(No, not that Gambit, Shaun😛.)
Spoilers for Marvel’s Agents of SHIELD and Captain America: The Winter Soldier ahead.)
When Marvel’s Agents of SHIELD was announced, there was excitement, there was wariness, and everything in-between. An ongoing TV show as a tie-in to a powerful superhero franchise? This was something new, something different.
There have been TV->film->TV movements, from La Femme Nikita to Star Trek, Star Wars, and more. The Matrix universe delved deep into transmedia storytelling, with animated shorts, video games, and comics.
But Agents of SHIELD was something different — clearly designed as a bridge between movies, the show started weak. Really weak. The pilot episode showed some promise, with Clark Gregg as a compelling lead and Mike Peterson giving a voice to an interesting thematic question (is the American Dream a lie?).
But after a strong pilot performance, the show immediately stumbled, with small, too-conventional stories, weak characterization (especially for Skye, Fitz, and Simmons), and forgettable threats-of-the-week. Not being able to use the term ‘Mutant’ meant that the show was at a lack of a blanket term to describe people with powers, and budget constraints likely tamped down on some of the possibilities for super-powered action.
Looking back from the end of the 2013-2014 season, hindsight sheds some light on why the first part of the season felt so constrained, so muted. It was a long (too-long, in my opinion) con building up to Captain America: The Winter Soldier, and to the episode “Turn, Turn, Turn.”
The degree to which the show improved with “Turn, Turn, Turn” is astonishing. The show had already been finding its feet, with characters becoming better-drawn and inhabited, the development of the Tahiti plot, and the excellence of the Deathlok character, but once Captain America opened up the pandora’s box of Hydra, it was ON.
And so on. Amazingly, impressively, unprecedentedly on. To go from a major cinematic release straight into a status-quo-changing event on a related TV show the very next week is an impressive achievement in transmedia storytelling. So many elements of Agents of SHIELD were retroactively improved by the reveal of Hydra, including Ward and Garrett’s heel turns. The reality of milquetoast Ward and Skye’s nascent relationship was exposed — a calculated lie on the part of an experienced manipulator working a long con.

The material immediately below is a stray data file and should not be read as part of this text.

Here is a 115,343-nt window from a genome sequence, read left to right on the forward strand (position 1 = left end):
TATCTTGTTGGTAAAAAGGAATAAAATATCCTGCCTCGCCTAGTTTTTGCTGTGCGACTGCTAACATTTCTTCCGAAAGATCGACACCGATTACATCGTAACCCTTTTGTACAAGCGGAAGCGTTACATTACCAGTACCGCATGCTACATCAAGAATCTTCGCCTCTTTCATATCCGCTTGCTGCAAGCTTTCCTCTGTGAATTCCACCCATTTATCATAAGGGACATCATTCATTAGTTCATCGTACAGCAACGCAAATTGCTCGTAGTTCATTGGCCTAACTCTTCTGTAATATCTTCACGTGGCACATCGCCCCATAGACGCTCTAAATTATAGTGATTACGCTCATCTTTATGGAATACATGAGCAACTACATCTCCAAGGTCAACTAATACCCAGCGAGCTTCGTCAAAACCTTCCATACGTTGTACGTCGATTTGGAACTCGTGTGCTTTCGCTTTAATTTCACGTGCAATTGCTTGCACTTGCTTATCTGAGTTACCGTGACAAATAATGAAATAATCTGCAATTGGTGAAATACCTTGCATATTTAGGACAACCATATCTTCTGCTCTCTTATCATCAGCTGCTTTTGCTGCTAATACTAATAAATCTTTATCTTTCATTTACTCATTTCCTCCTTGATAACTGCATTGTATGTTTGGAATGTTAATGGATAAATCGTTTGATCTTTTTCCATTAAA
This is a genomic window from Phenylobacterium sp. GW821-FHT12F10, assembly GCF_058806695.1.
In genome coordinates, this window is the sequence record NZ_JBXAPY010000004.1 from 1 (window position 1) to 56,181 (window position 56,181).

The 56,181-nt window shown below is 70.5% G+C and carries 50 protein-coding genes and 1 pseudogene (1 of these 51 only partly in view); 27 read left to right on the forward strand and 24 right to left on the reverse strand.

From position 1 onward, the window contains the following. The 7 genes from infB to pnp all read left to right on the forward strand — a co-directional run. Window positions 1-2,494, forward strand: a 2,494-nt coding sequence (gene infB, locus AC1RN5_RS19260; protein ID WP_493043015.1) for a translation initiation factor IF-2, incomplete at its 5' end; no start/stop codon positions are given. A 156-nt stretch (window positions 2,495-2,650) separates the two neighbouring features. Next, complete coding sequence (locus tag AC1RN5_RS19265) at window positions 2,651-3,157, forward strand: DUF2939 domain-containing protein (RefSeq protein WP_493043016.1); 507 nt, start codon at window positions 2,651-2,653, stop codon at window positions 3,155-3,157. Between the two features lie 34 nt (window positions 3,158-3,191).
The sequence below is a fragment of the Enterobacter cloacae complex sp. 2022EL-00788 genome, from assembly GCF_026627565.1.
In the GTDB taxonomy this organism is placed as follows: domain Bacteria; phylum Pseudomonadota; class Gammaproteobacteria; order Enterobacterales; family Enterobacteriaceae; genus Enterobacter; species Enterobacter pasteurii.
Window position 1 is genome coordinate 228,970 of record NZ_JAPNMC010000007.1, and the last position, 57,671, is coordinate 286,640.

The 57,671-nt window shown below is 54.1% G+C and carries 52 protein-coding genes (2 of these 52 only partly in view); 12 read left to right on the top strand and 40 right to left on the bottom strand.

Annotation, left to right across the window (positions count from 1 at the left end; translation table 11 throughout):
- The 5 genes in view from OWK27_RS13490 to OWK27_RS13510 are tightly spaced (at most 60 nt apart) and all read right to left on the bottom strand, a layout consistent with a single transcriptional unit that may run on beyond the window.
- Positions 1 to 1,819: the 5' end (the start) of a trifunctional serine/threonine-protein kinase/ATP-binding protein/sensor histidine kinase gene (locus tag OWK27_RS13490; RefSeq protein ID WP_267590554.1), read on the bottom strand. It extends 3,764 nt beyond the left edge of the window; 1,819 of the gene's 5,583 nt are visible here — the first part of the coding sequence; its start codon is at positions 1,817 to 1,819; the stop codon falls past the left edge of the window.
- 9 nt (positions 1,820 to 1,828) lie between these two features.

The show came alive after Captain America: The Winter Soldier. My main complaint, looking back, is that it took so long to get to the show that Agents of SHIELD became after The Winter Soldier. I strongly believe that the show would have been a far stronger work on its own if it had been a Spring 2014 premiere, leaving behind the Thor: The Dark World connection and focusing on a ramp-up to The Winter Soldier. The character development and groundwork needed to make “Turn, Turn, Turn” work could be established in 6-9 episodes, and then let “Turn, Turn, Turn” be the season’s End-of-Act-Three reversal, pushing forward into the amazing Act Three that we got.
As-is, the show is now in the place that numerous SF/F shows get to — with established fans telling ex-fans “Oh, but it gets so much better!” While many excellent shows have slow starts (Babylon 5, Star Trek: The Next Generation, etc.) the fact remains that TV viewers only have so much time, and if your long-form show doesn’t work right from the beginning, it’s hard to blame people when they give up. TV is a complicated form, but it is possible to make a show gel right away (LOST, Chuck, Firefly), so shouldn’t that be what we expect of our television?
I applaud Marvel Studios for the feat of transmedia storytelling they’ve achieved, building a sandbox with Agents of SHIELD to then play out the consequences of the big reveal from The Winter Soldier. Ward’s heel turn is amazing, and the crisis of confidence for the team is incredibly well done. It’s been revealed that the showrunners knew about The Winter Soldier the whole time. That’s why the show needed to fabricate names like Centipede, The Clairvoyant, and so on, as they couldn’t use the H-word until the movie dropped. I just wish they’d been a bit smarter and more disciplined about it.
Over the next year, Marvel is doubling (septupling, really)-down on transmedia properties — we’re getting the Agent Carter TV show, as well as the five inter-connected Defenders miniseries on Netflix. I’m pleased that Marvel Studios is continuing with their transmedia approach, and I hope that it works even better moving forward. TV & film are finally getting the comics crossover treatment; it’s amazing.
Until next time, Make Mine Marvel.